7 signs that it`s time to see a podiatrist!

Every day at Village Podiatry Centers we see patients with foot and ankle pain. Foot pain isn’t normal – it’s a sign that something is wrong, and if something is causing you to experience pain, there is certainly a solution to be found. These are 7 signs that it`s time to see a podiatrist:

  1. Plantar Fasciitis is probably the most common cause of heel pain in adults. The plantar fascia is a thick band of fibrous connective tissue that attaches to the heel bone, runs across the bottom of the foot, and then fans out to connect at the base of each toe. Overuse of the plantar fascia, most commonly during weight-bearing athletics such as running or even extended periods of standing, can cause small, repetitive tears in the fibers that make up the fascia. Patients with plantar fasciitis typically feel a sharp pain in the heel, particularly upon rising in the morning and at the beginning of a walk or run that may fade as they warm up. The pain may also occur with prolonged standing and is sometimes accompanied by stiffness.
  2. Ingrown Toenails are a very common aliment treated by our podiatrists. Ingrown toenails may seem minor, however, if left untreated, they can quickly become painful and infected. It is never a good idea to treat ingrown toenails on your own. If an ingrown toenail occurs, we encourage patients to seek professional help from one of our highly trained podiatrists. This will reduce the risk of infection and ensure the condition is treated properly without damaging your toenail or surrounding tissue.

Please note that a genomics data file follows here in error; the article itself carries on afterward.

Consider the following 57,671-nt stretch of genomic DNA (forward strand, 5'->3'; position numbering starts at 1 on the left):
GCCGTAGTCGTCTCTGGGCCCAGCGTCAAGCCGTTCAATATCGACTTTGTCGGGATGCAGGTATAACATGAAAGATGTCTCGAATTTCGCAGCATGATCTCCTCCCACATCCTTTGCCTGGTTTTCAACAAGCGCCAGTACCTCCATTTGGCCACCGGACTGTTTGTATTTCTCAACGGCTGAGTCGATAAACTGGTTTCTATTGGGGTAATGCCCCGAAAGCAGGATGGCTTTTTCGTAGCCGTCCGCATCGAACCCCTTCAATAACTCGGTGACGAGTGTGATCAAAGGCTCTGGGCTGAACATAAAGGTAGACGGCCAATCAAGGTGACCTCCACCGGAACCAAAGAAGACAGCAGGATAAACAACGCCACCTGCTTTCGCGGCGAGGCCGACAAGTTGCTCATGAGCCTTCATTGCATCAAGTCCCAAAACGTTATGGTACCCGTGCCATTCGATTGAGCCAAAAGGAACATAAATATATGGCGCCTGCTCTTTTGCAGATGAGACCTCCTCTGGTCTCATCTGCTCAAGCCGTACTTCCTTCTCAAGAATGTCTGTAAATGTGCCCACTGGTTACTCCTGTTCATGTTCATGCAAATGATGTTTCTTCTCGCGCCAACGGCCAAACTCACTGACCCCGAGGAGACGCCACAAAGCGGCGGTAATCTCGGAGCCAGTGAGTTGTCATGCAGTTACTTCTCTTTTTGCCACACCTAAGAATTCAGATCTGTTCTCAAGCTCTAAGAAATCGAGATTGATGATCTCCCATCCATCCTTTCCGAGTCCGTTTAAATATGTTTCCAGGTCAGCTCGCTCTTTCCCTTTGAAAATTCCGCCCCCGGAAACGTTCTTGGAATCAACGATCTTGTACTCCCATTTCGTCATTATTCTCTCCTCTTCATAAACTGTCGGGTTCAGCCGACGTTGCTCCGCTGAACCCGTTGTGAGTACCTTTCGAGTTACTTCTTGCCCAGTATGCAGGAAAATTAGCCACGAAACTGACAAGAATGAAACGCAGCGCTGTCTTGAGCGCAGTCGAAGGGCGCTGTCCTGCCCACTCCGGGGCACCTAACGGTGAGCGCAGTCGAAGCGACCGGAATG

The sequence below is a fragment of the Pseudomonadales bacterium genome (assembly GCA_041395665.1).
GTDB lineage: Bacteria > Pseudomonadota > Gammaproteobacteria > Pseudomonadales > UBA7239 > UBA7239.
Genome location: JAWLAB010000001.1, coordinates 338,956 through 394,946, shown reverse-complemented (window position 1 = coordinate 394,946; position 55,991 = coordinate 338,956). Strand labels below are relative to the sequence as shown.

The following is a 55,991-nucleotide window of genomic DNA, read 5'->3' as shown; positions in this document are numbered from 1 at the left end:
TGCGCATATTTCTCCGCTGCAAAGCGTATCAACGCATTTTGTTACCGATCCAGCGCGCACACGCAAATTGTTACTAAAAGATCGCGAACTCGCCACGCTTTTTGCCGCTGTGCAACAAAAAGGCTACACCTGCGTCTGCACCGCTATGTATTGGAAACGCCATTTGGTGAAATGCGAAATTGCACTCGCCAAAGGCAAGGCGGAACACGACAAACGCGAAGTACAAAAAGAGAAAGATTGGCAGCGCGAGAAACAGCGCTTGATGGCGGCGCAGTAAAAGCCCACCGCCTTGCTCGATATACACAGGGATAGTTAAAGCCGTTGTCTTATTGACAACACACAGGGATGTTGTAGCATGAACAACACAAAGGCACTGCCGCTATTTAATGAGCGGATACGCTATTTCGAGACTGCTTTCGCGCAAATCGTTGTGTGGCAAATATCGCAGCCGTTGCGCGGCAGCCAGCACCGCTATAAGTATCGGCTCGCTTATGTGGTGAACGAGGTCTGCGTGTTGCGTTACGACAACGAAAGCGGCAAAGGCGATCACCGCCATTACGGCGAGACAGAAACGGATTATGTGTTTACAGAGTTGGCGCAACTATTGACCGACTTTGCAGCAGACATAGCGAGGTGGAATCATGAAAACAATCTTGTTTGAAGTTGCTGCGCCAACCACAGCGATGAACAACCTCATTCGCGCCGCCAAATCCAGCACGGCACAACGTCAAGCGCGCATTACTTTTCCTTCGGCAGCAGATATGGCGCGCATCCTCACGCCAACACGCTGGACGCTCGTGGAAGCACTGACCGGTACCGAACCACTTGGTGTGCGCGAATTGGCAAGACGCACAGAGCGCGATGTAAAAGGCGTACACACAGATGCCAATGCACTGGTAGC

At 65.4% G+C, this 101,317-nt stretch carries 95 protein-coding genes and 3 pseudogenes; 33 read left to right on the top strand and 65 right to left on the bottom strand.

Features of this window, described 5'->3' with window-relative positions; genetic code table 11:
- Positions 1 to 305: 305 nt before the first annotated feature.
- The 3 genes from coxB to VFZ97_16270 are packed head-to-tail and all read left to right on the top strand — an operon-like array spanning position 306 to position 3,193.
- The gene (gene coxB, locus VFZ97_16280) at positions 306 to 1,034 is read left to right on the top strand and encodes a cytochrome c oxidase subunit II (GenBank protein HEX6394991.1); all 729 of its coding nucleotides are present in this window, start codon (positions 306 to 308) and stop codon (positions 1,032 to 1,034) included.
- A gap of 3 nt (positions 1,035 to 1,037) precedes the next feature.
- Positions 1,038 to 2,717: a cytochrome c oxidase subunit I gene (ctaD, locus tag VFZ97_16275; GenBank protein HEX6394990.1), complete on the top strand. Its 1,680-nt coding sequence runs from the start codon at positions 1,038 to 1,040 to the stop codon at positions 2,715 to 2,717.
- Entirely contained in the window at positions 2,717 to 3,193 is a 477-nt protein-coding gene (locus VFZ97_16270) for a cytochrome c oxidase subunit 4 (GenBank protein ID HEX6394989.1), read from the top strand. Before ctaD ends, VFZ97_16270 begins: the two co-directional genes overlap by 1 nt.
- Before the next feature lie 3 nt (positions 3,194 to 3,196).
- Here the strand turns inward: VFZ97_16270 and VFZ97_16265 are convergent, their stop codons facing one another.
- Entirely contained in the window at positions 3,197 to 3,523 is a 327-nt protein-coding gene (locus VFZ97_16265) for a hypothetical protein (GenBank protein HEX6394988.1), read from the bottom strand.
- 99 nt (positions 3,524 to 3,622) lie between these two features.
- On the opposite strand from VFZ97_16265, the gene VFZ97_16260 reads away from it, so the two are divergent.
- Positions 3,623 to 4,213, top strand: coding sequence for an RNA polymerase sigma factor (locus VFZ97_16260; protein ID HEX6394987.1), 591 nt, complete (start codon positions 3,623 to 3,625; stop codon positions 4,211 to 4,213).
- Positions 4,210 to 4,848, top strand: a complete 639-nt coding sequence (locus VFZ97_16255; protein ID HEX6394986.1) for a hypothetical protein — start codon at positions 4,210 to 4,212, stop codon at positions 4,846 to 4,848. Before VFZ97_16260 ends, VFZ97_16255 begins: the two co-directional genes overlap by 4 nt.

3. Sores. If you have open sores on your foot or ankle see your podiatrist immediately. It is especially important if you have diabetes because it usually takes longer to heal.
  4. Discoloration could be an indication there may be a problem. Redness may point to an infection or gout. A blue or purple color may indicate a vein problem and whiteness, or paleness could mean decreased blood flow.
  5. Burning or Tingling could be a sign of neuropathy. Neuropathy can be caused by many things; however, diabetic neuropathy is the most prevalent and can mean increased risk of developing foot ulcers.
  6. Painful Swelling (Edema) in the foot is not normal and could indicate a problem. Edema can be caused by tendinitis, broken bones, or a sign of infection.
  7. Dry Cracked skin usually occurs on the heel and can be relatively easy to treat. It`s important if your skin is splitting or bleeding that you see a podiatrist immediately, especially if you have diabetes, to avoid infection or ulceration.

If you are experiencing acute injuries, such as fractures or sprains, chronic pain due to arthritis, or years of ill-fitting shoes, any one of our clinics are happy to assist. From pediatrics to geriatrics, we provide foot and ankle care for the whole family. The health of your foot is essential to your over-all well being and there is no reason to be living with foot pain!

By: Ira Kraus, DPM